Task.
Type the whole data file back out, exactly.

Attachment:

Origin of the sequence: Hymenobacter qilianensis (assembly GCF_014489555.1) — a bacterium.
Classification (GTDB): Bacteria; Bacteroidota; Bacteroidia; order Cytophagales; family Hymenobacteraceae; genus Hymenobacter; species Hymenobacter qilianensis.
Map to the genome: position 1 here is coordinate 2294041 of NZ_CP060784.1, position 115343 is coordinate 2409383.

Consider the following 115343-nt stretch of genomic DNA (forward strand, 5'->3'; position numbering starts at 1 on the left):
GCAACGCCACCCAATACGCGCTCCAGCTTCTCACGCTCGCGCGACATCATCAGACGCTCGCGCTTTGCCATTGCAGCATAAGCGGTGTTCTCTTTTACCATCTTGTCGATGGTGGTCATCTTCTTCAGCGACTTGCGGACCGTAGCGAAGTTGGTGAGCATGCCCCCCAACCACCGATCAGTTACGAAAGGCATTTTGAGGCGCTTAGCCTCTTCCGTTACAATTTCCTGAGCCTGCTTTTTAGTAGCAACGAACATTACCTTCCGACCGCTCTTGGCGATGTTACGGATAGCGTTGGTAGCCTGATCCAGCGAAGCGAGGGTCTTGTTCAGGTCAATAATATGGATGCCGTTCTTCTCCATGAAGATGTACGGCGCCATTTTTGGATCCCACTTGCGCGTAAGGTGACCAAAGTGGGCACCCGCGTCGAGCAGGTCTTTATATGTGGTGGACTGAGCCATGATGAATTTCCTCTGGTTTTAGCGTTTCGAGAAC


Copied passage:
Origin of the sequence: Hymenobacter qilianensis (assembly GCF_014489555.1) — a bacterium.
Classification (GTDB): Bacteria; Bacteroidota; Bacteroidia; order Cytophagales; family Hymenobacteraceae; genus Hymenobacter; species Hymenobacter qilianensis.
Map to the genome: position 1 here is coordinate 2294041 of NZ_CP060784.1, position 115343 is coordinate 2409383.

Consider the following 115343-nt stretch of genomic DNA (forward strand, 5'->3'; position numbering starts at 1 on the left):
GCAACGCCACCCAATACGCGCTCCAGCTTCTCACGCTCGCGCGACATCATCAGACGCTCGCGCTTTGCCATTGCAGCATAAGCGGTGTTCTCTTTTACCATCTTGTCGATGGTGGTCATCTTCTTCAGCGACTTGCGGACCGTAGCGAAGTTGGTGAGCATGCCCCCCAACCACCGATCAGTTACGAAAGGCATTTTGAGGCGCTTAGCCTCTTCCGTTACAATTTCCTGAGCCTGCTTTTTAGTAGCAACGAACATTACCTTCCGACCGCTCTTGGCGATGTTACGGATAGCGTTGGTAGCCTGATCCAGCGAAGCGAGGGTCTTGTTCAGGTCAATAATATGGATGCCGTTCTTCTCCATGAAGATGTACGGCGCCATTTTTGGATCCCACTTGCGCGTAAGGTGACCAAAGTGGGCACCCGCGTCGAGCAGGTCTTTATATGTGGTGGACTGAGCCATGATGAATTTCCTCTGGTTTTAGCGTTTCGAGAAC